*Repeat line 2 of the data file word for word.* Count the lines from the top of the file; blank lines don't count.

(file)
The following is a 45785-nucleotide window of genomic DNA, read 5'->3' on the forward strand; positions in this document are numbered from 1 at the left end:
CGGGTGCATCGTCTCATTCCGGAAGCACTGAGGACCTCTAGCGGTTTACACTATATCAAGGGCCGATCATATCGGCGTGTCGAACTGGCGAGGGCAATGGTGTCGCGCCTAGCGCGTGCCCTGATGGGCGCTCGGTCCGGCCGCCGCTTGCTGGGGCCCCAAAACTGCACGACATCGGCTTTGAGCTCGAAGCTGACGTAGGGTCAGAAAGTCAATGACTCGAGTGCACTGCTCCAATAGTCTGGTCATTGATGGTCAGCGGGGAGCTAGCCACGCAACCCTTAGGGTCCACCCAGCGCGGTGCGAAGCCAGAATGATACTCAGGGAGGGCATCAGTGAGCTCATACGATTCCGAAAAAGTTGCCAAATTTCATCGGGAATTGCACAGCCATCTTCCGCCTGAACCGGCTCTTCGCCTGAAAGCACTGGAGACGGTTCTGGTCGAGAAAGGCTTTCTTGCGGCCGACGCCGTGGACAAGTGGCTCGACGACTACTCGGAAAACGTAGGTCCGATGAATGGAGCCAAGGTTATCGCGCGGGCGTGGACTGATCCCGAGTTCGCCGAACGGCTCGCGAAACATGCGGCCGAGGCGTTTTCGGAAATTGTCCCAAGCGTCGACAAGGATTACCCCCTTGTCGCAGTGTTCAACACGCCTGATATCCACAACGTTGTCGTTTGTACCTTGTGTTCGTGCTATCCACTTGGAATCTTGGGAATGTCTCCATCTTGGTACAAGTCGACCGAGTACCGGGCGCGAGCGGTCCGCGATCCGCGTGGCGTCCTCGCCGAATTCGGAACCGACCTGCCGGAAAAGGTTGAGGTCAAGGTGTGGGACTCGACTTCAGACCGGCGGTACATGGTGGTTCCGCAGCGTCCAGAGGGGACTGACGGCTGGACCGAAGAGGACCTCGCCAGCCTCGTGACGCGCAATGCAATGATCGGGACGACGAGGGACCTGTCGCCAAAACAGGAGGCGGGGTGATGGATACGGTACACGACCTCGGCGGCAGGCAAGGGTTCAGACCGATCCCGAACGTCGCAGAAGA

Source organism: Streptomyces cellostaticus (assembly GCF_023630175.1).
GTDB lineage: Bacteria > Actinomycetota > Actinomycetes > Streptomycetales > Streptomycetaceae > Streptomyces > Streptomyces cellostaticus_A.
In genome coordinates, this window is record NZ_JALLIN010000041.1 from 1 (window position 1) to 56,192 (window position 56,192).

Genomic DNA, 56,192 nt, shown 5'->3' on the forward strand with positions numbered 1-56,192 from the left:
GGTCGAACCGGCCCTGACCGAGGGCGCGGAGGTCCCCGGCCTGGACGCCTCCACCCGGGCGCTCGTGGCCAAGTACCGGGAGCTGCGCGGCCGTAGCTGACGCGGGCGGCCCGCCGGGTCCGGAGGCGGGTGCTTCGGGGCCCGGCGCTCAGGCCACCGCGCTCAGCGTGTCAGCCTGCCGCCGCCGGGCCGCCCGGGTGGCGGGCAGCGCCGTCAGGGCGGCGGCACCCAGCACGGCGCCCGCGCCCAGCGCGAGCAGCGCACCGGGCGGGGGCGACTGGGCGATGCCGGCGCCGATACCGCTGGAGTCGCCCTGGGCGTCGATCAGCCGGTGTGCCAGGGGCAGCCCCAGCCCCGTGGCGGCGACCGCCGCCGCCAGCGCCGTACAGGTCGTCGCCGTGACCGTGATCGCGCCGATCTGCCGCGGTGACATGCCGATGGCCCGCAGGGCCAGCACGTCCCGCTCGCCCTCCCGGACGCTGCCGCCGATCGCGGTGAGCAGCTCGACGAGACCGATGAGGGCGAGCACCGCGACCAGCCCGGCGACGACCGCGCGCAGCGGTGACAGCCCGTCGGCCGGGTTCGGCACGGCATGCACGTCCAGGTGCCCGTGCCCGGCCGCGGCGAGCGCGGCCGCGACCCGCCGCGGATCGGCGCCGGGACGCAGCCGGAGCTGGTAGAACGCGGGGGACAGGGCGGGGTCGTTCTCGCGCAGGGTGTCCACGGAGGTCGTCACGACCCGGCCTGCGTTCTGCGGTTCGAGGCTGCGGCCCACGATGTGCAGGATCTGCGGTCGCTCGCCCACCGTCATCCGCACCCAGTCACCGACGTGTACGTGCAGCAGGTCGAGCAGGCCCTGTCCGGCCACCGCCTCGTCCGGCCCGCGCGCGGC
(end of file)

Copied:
CGGGTGCATCGTCTCATTCCGGAAGCACTGAGGACCTCTAGCGGTTTACACTATATCAAGGGCCGATCATATCGGCGTGTCGAACTGGCGAGGGCAATGGTGTCGCGCCTAGCGCGTGCCCTGATGGGCGCTCGGTCCGGCCGCCGCTTGCTGGGGCCCCAAAACTGCACGACATCGGCTTTGAGCTCGAAGCTGACGTAGGGTCAGAAAGTCAATGACTCGAGTGCACTGCTCCAATAGTCTGGTCATTGATGGTCAGCGGGGAGCTAGCCACGCAACCCTTAGGGTCCACCCAGCGCGGTGCGAAGCCAGAATGATACTCAGGGAGGGCATCAGTGAGCTCATACGATTCCGAAAAAGTTGCCAAATTTCATCGGGAATTGCACAGCCATCTTCCGCCTGAACCGGCTCTTCGCCTGAAAGCACTGGAGACGGTTCTGGTCGAGAAAGGCTTTCTTGCGGCCGACGCCGTGGACAAGTGGCTCGACGACTACTCGGAAAACGTAGGTCCGATGAATGGAGCCAAGGTTATCGCGCGGGCGTGGACTGATCCCGAGTTCGCCGAACGGCTCGCGAAACATGCGGCCGAGGCGTTTTCGGAAATTGTCCCAAGCGTCGACAAGGATTACCCCCTTGTCGCAGTGTTCAACACGCCTGATATCCACAACGTTGTCGTTTGTACCTTGTGTTCGTGCTATCCACTTGGAATCTTGGGAATGTCTCCATCTTGGTACAAGTCGACCGAGTACCGGGCGCGAGCGGTCCGCGATCCGCGTGGCGTCCTCGCCGAATTCGGAACCGACCTGCCGGAAAAGGTTGAGGTCAAGGTGTGGGACTCGACTTCAGACCGGCGGTACATGGTGGTTCCGCAGCGTCCAGAGGGGACTGACGGCTGGACCGAAGAGGACCTCGCCAGCCTCGTGACGCGCAATGCAATGATCGGGACGACGAGGGACCTGTCGCCAAAACAGGAGGCGGGGTGATGGATACGGTACACGACCTCGGCGGCAGGCAAGGGTTCAGACCGATCCCGAACGTCGCAGAAGA